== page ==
The banking research firm Credit Suisse & Clayton estimates that almost 9 million properties are distressed in the United States , with 800,000 of these being REO’s—bank owned properties. Most buyers think, and quite rightly so, that a bank-owned property is easier to buy because the time period from offer to contract to sale is relatively short. What they may not know is that an offer on an REO is more than likely to be considered in competition with other offers, while short sales, by their very nature, require that the lending institution work to approve only one offer at a time. Buyers may face 90 days or more before a response on a short sale offer, but at least theirs will be alone.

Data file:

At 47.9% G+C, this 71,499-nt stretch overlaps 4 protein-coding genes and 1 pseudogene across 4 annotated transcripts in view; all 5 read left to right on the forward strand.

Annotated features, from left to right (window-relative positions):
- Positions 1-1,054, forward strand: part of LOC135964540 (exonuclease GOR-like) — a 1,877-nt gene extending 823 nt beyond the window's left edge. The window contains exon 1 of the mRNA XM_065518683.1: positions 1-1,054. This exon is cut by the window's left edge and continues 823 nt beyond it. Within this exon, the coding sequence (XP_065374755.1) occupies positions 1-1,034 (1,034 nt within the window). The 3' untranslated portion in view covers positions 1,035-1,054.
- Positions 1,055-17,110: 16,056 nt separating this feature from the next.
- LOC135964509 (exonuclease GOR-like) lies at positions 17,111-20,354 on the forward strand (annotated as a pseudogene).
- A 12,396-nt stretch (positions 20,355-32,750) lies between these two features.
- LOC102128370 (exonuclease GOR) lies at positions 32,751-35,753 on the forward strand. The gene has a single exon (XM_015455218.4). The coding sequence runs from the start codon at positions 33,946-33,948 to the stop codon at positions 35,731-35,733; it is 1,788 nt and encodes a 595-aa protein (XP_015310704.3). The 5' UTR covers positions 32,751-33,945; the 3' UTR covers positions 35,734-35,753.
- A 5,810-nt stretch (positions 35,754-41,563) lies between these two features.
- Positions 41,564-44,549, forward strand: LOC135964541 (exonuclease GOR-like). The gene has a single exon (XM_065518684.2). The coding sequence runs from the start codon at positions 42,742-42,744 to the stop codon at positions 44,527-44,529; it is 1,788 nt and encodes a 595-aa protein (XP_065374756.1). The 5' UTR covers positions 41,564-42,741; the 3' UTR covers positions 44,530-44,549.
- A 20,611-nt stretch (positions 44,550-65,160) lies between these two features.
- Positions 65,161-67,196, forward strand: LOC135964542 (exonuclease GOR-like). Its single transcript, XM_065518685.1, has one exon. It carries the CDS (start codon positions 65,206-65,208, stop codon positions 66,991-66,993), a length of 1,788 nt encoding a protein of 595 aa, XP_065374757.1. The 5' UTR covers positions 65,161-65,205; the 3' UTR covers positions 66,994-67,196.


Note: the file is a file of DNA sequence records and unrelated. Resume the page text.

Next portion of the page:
Sellers too have many reasons why they are well advised to conclude a short sale rather than end up in foreclosure. The most important of these reasons relates to credit: a homeowner or investor who successfully closes a short sale will be eligible for a Fannie Mae backed mortgage in only two years rather than a minimum of five for foreclosed homeowners. Additionally, credit scores and history are minimally affected following successful short sales, as opposed to foreclosures which affect scores by 250 points or more and remain on histories for at least 10 years.

What about price, you may wonder? In both scenarios, pricing is highly competitive and both usually bring great value to the buyer, with time, not type, being the determining factor in downward pricing. My advice is look at all types of property and buy based on your notion of personal value, but don’t disregard short sales. After all, 8.1 million houses are nothing to smirk at!

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